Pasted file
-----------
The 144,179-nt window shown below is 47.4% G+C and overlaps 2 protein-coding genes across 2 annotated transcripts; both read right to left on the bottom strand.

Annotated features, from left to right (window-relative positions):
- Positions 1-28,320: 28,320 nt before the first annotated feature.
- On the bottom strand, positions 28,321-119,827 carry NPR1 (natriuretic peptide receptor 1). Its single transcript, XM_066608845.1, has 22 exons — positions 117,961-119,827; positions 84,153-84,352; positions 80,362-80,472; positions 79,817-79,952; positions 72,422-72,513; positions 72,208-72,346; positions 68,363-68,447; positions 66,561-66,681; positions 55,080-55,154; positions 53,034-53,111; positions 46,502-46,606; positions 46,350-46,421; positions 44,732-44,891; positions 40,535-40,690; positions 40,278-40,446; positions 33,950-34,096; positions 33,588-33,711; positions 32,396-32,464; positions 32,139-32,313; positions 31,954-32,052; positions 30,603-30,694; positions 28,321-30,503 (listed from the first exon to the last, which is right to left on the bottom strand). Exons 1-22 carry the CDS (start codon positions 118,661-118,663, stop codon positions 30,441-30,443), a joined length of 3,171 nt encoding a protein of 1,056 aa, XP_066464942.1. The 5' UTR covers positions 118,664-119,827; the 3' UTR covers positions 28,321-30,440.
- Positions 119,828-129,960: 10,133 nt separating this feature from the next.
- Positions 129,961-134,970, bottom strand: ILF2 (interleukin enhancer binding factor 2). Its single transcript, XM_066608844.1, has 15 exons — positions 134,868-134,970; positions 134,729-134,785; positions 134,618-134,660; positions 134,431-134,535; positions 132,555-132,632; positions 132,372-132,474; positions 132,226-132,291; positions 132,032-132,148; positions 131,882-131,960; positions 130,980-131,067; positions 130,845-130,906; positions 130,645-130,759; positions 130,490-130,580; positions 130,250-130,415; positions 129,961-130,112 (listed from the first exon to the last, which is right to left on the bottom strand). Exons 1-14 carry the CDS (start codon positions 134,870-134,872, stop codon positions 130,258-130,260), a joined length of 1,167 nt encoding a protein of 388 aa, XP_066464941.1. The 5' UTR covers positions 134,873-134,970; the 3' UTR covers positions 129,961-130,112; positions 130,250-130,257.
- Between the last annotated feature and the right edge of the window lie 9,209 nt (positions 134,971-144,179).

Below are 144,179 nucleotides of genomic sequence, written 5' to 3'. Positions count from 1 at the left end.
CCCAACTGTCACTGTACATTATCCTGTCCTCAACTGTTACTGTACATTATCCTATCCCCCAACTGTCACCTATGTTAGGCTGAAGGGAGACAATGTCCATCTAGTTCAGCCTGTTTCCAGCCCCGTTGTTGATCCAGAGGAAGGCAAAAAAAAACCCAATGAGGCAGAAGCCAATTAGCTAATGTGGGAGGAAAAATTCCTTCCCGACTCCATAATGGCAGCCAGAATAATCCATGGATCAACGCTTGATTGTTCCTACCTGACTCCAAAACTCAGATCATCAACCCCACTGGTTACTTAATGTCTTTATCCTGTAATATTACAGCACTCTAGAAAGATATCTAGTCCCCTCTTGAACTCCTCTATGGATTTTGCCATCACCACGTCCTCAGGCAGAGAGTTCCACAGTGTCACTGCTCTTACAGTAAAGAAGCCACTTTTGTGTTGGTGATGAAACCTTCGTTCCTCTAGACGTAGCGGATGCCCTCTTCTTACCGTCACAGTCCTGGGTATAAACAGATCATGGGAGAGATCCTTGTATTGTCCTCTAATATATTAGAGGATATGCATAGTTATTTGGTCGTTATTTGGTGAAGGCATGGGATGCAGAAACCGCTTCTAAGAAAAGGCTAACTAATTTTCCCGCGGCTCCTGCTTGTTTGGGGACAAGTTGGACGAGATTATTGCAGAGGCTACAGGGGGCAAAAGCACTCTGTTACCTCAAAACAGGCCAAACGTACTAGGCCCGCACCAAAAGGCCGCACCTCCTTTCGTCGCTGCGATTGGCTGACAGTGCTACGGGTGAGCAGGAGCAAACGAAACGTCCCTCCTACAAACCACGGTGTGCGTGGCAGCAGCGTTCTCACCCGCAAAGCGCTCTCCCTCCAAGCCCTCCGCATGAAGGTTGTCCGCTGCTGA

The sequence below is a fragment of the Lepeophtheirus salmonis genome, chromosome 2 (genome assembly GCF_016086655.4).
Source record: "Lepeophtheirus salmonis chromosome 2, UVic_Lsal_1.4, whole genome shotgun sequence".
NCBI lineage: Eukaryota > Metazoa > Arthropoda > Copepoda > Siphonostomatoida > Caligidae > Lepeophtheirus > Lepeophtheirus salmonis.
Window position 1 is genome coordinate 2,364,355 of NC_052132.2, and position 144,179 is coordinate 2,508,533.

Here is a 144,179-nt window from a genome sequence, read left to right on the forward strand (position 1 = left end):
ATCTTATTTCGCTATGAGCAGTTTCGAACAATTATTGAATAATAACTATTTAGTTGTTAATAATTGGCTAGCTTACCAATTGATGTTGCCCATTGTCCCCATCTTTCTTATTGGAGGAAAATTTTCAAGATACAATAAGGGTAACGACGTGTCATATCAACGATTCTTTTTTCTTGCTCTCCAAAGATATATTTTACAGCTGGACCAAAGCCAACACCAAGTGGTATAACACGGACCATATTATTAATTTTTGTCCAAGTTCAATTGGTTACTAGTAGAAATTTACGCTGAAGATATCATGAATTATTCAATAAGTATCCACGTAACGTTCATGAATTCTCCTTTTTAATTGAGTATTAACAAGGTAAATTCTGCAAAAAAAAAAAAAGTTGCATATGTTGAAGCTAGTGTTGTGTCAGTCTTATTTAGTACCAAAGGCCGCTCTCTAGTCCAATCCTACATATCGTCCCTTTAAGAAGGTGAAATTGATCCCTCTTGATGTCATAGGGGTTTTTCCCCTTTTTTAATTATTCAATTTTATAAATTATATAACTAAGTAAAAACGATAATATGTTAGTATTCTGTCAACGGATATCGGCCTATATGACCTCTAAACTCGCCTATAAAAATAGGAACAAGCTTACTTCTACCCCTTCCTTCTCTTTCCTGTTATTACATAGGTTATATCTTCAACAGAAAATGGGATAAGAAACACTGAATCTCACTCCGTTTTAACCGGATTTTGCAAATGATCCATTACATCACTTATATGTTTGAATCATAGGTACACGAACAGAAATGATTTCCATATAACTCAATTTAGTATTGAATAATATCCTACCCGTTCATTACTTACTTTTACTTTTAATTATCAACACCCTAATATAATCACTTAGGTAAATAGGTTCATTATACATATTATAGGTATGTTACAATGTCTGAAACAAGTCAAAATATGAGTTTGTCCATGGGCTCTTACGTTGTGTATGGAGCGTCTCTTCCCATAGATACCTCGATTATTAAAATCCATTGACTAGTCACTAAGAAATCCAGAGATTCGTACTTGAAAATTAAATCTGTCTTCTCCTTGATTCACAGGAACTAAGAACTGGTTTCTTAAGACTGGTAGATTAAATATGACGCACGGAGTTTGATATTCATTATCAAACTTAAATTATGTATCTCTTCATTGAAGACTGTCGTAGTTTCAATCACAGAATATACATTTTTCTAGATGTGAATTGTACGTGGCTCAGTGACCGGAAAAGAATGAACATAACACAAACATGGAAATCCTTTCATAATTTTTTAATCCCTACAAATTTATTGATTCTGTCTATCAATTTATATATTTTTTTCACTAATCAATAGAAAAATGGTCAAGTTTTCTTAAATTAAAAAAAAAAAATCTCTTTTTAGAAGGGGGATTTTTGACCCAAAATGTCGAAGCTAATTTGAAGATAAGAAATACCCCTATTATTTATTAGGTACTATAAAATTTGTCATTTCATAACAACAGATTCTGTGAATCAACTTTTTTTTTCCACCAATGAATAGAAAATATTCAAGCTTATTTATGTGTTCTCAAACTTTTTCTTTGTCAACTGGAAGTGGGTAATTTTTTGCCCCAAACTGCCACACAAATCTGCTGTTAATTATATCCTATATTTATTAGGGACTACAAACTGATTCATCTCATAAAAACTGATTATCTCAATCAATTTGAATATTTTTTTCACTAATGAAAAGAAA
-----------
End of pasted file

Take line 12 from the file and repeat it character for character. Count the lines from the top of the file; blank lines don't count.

NCBI lineage: Eukaryota > Metazoa > Arthropoda > Copepoda > Siphonostomatoida > Caligidae > Lepeophtheirus > Lepeophtheirus salmonis.